History in Structure

Ealing Common London Regional Transport Underground Station, Including Vestibule Shops and Platforms

A Grade II Listed Building in Ealing, London

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Latitude: 51.5102 / 51°30'36"N

Longitude: -0.2882 / 0°17'17"W

OS Eastings: 518887

OS Northings: 180414

OS Grid: TQ188804

Mapcode National: GBR 7X.J0Z

Mapcode Global: VHGQW.Y9HN

Plus Code: 9C3XGP66+3P

Entry Name: Ealing Common London Regional Transport Underground Station, Including Vestibule Shops and Platforms

Listing Date: 17 May 1994

Grade: II

Source: Historic England

Source ID: 1249986

English Heritage Legacy ID: 432208

Also known as: Ealing Common Underground station
Ealing Common and West Acton tube station
Ealing Common and West Acton Underground station
Ealing Common station

ID on this website: 101249986

Location: West Acton, Ealing, London, W5

County: London

District: Ealing

Electoral Ward/Division: Ealing Common

Parish: Non Civil Parish

Built-Up Area: Ealing

Traditional County: Middlesex

Lieutenancy Area (Ceremonial County): Greater London

Church of England Parish: St Martin West Acton

Church of England Diocese: London

Tagged with: London Underground station Modern architecture Art Deco

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(south side [off])
TQ 18 SE
Ealing Common LRT
962-/2/10017 Underground Station,
including vestibule shops
and platforms


London Underground Station. 1931 by Charles Holden, supervised on site by Stanley Heaps. Portland stone ticket hall with flat roof on concrete bridge, concrete stairs and cantilevered platforms with brick infil. Single-storey entrance facade with central opening under projecting canopy. Behind it rises the heptagonal drum of the ticket hall, incorporating three kiosks in side walls. At rear, stairs under stepped enclosures lead to platforms, at their feet semi-enclosed shelters with original fixed seating. Canopies higher at rear of platform, incorporating metal clerestory glazing. Original roundel signs on flank walls fully lined out in black. All windows are metal glazed, some with casement openings. Ticket hall features floor tiling with heptagonal star mirroring structure, original bronze shop fronts to kiosks with over them a band of decorative tiling in three shades of grey and white. Above them metal windows with vertical glazing bars and narrow margins top and bottom; all save that to street with Underground roundel outlined by glazing bars, plain glass. Coffered ceiling. The entrance canopy also has a coffered soffit, with over it a projecting solid roundel, its pole restored since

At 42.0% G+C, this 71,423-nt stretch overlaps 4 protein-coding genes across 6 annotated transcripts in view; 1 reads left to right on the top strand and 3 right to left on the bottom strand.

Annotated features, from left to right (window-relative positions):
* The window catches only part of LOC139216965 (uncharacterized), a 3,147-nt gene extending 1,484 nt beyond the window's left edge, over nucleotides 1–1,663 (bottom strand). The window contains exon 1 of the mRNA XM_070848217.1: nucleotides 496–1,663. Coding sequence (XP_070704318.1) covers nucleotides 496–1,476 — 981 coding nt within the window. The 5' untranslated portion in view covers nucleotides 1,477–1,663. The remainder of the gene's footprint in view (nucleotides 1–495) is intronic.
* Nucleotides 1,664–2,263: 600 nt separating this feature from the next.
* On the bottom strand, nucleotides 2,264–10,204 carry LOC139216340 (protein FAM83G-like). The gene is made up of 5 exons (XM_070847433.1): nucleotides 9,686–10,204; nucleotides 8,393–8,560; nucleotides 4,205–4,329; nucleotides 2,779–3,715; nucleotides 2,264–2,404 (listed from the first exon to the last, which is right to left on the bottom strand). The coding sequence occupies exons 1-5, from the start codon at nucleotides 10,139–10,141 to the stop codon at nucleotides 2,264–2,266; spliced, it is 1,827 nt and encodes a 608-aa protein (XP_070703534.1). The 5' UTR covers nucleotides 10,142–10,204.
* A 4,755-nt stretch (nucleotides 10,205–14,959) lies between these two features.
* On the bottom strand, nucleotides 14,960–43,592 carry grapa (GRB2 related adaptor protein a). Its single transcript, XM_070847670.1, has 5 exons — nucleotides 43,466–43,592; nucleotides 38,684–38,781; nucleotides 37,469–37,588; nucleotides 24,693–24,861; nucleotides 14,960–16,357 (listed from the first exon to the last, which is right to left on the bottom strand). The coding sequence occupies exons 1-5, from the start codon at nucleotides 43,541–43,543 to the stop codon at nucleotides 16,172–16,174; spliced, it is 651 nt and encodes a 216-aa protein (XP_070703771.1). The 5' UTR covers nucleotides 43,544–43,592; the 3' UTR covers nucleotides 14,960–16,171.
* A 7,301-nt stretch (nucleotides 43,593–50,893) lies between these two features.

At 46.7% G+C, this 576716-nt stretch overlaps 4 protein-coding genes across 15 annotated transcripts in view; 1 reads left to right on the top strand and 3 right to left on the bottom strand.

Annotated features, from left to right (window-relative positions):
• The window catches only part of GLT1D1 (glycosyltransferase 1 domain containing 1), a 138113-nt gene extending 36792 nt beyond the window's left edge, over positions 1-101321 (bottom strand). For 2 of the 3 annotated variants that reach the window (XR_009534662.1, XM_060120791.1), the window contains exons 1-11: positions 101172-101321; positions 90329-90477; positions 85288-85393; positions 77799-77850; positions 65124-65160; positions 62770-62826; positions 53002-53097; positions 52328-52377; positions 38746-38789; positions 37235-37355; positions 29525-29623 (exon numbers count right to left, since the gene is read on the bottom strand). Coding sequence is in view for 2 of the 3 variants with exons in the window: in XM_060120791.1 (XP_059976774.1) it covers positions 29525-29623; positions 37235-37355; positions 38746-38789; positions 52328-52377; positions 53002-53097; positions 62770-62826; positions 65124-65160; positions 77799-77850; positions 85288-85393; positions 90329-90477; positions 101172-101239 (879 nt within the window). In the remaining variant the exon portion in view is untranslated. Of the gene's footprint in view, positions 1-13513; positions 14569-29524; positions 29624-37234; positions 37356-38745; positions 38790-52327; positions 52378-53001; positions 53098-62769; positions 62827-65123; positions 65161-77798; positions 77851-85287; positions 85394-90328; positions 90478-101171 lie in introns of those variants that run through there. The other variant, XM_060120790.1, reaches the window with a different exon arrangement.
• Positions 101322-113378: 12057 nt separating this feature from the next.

Included as one of only two examples of the Underground style of architecture in transition between the classical style of 1920s' stations and the Scandinavian or Dutch inspired models that followed later.
Source: Lawrence Menear, London's Underground Stations, 1985.

Listing NGR: TQ1888780414

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